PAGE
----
DNS over HTTPS, why it represents everything wrong in the IT industry today.

So a couple of weeks ago I read this article and wanted to comment on it, but was taken ill preventing me commenting at that time. Since then I have had plenty of time to think, and the subject of that article has been on my mind more than I expected it to be. The post I was going to make at the time was how I felt it was the wrong solution to the problem it purports to solve, but upon reflection I have come to the conclusion that it is worse than that, it is not only the wrong solution, but it is also a demonstration of everything wrong with the IT industry today.

posted at 04:24:25 PM on 1 Jan 2018 by Craig Stewart

Tags:standards comment rant opinion privacy 

Lets talk about Social Justice Warriors

So lets start off by saying I am a white, heterosexual, middle class, male. I have seen lots of comments on the internet about Social Justice Warriors (SJWs for short), and I gather that, based upon what I have seen, I should be worried for my very existence, as these SJWs are apparently out to rid the world of my kind, that is to say white middle class cis gendered (yes I know that "cis gendered" is a label for non trans gendered people, and some see it as an insult, but I am what I am, and I have no better label to use) heterosexual able bodied men. But I have very few examples I can point to of any of these SJWs that really concern me, or indeed that I disagree with in any significant way.

Before we go any further I should probably explain what triggered this particular rant. Recently a person at Google has been sacked for breach of Google's internal policies, a situation that has come to light because the breach was an article they authored about how diversity polices may be harmful, and then circulated within Google, and which promptly leaked. Now I have seen a version of this article, and I shall discuss my thoughts on it later, but what worries me now is the "debate" about the actions taken by Google, and I have already seen some very negative comments. There appear to be two basic sides to this debate, those who say the article was damaging, and wrong, and so Google did the right thing, and those that say Google has damaged itself by shutting down dissenting internal opinions (something the article points out is a risk of Google's current internal culture) and has also trampled this person's free speech rights. My concern is that these are the voices that are going to be screaming about SJWs in the not to distant future. So I thought I'd have a rant about the stupidity of this position from the viewpoint of a SJWs typical "victim".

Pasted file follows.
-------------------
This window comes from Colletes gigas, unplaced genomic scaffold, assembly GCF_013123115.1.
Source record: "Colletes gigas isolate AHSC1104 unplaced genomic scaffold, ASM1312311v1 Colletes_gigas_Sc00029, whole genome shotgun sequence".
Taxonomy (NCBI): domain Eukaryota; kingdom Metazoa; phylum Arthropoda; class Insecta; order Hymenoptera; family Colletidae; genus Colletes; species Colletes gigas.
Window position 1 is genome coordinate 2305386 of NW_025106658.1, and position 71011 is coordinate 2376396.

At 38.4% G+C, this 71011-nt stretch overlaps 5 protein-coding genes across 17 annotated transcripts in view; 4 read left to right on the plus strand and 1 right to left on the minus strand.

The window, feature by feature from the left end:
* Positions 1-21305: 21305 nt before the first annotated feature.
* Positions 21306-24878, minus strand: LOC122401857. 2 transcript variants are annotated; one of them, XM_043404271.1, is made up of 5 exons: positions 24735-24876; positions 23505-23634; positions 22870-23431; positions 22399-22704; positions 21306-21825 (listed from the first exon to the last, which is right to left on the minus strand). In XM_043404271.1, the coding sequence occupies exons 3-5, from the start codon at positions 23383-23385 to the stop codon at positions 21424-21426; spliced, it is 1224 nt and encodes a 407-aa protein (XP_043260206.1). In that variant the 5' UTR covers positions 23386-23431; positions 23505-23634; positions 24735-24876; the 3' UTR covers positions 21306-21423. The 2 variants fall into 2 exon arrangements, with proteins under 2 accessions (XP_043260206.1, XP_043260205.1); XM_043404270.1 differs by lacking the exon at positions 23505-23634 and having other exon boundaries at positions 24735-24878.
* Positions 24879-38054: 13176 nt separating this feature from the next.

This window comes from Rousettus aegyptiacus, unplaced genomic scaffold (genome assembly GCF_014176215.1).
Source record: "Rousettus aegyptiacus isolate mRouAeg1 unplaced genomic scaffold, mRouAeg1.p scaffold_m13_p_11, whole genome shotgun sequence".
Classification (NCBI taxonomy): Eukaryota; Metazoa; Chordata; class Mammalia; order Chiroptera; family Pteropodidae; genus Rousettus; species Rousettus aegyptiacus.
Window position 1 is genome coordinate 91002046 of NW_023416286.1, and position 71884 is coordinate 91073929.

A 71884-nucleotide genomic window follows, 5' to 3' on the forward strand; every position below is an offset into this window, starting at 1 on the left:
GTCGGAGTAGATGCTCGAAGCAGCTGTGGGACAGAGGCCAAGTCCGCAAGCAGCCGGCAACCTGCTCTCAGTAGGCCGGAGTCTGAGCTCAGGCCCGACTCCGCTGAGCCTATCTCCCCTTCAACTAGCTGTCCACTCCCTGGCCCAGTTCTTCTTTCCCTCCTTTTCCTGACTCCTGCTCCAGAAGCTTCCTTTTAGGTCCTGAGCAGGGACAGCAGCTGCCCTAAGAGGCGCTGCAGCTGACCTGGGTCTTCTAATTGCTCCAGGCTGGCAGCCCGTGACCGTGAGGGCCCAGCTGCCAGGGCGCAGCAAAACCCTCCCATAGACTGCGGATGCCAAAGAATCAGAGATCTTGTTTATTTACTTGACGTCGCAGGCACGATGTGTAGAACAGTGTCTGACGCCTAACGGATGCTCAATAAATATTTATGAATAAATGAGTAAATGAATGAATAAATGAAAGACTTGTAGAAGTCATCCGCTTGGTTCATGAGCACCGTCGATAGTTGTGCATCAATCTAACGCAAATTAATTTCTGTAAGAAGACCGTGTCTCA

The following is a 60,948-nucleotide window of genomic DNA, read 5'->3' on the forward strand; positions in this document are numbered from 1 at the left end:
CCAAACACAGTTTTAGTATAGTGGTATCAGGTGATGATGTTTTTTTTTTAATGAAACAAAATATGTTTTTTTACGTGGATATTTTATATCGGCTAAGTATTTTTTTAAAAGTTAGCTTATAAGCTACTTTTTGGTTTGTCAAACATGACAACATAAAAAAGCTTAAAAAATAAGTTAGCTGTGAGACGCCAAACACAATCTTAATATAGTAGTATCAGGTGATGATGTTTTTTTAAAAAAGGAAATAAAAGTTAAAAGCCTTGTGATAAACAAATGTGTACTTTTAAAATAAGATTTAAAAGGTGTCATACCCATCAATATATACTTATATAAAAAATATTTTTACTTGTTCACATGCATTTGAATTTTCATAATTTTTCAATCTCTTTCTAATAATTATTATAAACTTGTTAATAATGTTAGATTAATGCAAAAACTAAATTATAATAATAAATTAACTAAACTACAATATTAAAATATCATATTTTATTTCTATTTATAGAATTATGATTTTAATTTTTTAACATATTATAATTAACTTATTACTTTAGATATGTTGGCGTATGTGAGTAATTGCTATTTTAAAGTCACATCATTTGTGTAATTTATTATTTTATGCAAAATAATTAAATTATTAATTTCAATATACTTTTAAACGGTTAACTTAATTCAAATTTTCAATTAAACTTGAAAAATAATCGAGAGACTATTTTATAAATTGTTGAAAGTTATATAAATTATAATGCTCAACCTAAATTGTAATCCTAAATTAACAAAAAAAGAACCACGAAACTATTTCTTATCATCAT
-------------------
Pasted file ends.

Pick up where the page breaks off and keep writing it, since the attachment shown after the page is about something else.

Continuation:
posted at 09:56:50 PM on 8 Aug 2017 by Craig Stewart

Tags:controversial opinion equality comment rant 

God Damn it Plus net

So recently I changed my mail server over to postfix, this not that long after I ranted about e-mail security with plusnet. It turns out this has led to an interesting problem. So SSL settings were set pretty strictly on the smtps port, so only strong TLSv1.2 ciphers were available. On the smtp port I was a little more permissive, as long as it was TLSv1.2 it would accept even very weak ciphers (well a weak cipher is better than no cipher at all, and I was accepting mail that didn't use the starttls command) and everything was good. Accept that it turns out emails coming from Plusnet's mail servers was failing, they would connect, try to starttls, not like any of the ciphers and fail, breaking the connection. Once they tried again they didn't remember that starttls didn't work so they tried again. Until the mail timed out, and was bounced. So I've had to make the setting even more permissive, as getting emails from people I know on plusnet (like my Father for example) is sort of important.

posted at 04:44:47 PM on 21 Feb 2017 by Craig Stewart

Tags:not-good-enough fail rant email security sysadmin 

Brexit, democracy, and priorities